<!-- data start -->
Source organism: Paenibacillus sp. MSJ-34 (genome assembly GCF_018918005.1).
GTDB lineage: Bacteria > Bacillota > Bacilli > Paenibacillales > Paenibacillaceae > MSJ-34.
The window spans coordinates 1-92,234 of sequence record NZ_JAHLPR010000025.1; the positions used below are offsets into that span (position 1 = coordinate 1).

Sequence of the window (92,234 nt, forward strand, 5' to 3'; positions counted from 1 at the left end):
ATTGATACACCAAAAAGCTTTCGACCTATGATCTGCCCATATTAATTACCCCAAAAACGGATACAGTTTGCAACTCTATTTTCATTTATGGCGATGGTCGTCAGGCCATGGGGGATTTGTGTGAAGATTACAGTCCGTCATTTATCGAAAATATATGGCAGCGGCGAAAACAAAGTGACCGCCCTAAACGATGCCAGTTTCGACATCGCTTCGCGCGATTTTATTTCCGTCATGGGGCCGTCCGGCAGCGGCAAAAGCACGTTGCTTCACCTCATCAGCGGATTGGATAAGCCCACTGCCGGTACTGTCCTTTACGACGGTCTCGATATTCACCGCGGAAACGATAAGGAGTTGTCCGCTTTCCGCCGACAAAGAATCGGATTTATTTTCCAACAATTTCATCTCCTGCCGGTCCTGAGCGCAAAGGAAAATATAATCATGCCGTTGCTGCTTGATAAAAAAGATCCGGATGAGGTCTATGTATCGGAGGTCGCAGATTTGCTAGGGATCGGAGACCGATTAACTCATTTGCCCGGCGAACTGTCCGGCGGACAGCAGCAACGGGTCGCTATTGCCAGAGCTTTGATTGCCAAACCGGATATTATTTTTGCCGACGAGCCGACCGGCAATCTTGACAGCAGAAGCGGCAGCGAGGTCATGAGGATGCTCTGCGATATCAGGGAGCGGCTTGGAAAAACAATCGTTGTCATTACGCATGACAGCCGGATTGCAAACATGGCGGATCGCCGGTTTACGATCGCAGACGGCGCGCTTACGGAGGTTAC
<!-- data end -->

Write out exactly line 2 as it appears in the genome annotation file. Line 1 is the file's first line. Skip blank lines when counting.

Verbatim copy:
GTDB lineage: Bacteria > Bacillota > Bacilli > Paenibacillales > Paenibacillaceae > MSJ-34.